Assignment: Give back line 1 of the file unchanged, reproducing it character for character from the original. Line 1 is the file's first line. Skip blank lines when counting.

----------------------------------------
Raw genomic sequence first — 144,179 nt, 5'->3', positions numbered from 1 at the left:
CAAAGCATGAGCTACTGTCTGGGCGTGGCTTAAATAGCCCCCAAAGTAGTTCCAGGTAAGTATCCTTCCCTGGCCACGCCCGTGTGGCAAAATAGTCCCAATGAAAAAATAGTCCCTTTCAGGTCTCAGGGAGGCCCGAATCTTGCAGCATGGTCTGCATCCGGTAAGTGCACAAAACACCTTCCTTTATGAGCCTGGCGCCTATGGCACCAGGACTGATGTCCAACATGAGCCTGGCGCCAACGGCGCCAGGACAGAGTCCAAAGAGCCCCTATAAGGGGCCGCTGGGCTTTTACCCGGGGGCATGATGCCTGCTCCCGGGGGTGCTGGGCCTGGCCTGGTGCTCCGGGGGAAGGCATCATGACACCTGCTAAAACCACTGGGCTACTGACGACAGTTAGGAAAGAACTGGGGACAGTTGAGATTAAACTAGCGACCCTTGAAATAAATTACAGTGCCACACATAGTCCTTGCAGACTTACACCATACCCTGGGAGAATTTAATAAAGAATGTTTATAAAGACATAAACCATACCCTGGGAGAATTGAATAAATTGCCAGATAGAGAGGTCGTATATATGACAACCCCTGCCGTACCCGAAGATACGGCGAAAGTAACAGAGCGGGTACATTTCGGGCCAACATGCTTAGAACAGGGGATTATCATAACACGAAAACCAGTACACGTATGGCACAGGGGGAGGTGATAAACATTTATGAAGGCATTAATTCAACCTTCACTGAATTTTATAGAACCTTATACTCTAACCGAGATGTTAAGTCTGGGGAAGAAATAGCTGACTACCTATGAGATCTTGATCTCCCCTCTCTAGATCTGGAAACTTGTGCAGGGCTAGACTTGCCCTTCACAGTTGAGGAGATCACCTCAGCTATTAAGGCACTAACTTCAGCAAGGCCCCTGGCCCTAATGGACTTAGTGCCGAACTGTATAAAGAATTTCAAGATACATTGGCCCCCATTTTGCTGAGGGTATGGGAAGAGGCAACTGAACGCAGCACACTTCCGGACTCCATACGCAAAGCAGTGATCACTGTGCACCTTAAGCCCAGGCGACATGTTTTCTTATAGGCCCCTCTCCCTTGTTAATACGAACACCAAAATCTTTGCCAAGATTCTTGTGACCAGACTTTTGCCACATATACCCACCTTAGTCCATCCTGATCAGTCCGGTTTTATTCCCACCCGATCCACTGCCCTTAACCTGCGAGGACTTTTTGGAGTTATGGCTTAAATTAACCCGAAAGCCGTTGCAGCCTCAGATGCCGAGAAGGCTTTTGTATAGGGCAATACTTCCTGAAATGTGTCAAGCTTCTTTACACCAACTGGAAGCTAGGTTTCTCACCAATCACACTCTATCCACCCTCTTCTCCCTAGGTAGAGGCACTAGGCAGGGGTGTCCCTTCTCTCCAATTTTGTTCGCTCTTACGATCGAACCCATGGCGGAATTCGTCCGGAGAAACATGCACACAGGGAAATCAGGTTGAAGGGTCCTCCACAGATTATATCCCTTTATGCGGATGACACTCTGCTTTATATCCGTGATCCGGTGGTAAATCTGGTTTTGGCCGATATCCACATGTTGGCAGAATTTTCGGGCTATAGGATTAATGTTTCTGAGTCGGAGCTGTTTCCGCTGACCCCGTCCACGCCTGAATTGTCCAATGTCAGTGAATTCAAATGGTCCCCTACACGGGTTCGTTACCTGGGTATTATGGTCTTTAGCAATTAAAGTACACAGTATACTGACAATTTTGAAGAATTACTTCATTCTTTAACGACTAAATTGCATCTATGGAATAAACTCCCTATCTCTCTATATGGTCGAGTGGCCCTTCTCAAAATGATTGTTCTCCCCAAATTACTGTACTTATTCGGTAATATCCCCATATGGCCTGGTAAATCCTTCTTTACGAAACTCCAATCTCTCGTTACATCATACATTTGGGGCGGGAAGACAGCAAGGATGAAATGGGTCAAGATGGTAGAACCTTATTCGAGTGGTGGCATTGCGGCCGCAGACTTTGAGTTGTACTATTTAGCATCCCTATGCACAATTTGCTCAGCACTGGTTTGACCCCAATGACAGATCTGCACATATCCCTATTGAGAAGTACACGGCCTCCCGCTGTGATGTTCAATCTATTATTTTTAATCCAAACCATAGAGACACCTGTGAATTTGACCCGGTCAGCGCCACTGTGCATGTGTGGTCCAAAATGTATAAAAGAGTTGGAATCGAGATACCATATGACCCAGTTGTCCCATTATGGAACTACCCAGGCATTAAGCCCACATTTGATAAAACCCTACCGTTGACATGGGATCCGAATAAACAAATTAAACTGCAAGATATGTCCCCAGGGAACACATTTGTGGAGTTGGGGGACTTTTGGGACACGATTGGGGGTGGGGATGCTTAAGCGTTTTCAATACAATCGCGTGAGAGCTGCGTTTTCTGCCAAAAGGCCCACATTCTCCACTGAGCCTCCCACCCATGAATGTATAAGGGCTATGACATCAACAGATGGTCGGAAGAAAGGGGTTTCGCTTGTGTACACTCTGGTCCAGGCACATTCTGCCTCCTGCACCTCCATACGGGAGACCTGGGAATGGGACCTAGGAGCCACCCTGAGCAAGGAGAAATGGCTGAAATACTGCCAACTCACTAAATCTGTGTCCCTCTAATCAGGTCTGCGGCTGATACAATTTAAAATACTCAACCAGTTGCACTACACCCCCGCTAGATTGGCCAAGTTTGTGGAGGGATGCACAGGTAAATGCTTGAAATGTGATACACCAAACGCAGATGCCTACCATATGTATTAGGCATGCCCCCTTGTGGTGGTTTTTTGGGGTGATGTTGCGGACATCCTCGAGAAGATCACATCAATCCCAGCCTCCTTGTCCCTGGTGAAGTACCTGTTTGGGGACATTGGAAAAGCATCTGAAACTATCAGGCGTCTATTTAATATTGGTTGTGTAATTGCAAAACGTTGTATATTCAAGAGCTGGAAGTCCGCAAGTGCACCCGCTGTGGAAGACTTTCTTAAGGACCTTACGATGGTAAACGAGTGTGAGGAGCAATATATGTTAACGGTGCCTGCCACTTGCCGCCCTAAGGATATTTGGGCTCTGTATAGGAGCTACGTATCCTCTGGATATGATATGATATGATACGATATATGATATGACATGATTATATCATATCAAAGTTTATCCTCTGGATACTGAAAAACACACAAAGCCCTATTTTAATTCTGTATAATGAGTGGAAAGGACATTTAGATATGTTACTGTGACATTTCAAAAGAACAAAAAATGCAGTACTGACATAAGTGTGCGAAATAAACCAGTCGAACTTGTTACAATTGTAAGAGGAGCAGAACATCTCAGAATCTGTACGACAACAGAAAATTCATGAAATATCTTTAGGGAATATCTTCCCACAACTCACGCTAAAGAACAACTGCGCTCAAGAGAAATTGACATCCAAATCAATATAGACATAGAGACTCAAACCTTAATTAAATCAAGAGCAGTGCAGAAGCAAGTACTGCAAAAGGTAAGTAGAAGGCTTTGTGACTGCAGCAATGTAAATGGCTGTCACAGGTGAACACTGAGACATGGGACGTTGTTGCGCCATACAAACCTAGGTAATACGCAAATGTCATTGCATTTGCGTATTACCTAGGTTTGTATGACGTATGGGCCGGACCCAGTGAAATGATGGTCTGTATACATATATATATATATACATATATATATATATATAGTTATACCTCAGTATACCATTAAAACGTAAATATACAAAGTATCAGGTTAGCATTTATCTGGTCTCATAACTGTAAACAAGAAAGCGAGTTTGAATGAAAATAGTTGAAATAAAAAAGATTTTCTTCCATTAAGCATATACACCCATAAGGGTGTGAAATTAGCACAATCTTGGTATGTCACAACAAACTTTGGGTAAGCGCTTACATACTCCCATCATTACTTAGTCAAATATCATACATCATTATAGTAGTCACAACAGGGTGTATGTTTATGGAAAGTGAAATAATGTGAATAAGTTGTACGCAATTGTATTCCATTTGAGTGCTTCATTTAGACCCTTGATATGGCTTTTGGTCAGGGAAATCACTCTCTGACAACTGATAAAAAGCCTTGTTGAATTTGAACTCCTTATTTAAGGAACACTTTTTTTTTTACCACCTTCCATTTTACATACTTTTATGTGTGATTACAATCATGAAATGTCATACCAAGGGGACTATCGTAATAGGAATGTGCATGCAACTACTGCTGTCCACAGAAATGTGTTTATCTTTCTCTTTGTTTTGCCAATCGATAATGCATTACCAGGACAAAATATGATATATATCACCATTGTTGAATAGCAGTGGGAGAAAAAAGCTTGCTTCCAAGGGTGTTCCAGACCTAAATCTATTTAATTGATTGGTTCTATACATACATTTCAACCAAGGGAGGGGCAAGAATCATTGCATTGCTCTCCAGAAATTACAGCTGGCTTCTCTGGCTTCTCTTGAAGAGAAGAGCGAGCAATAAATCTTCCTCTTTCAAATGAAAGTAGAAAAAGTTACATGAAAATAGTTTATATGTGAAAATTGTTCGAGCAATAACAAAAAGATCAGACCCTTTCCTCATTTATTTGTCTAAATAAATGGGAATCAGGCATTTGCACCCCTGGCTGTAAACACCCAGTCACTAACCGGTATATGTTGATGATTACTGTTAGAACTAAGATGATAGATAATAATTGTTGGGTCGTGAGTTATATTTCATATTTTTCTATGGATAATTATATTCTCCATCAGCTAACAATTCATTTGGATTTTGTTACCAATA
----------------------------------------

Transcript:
Raw genomic sequence first — 144,179 nt, 5'->3', positions numbered from 1 at the left: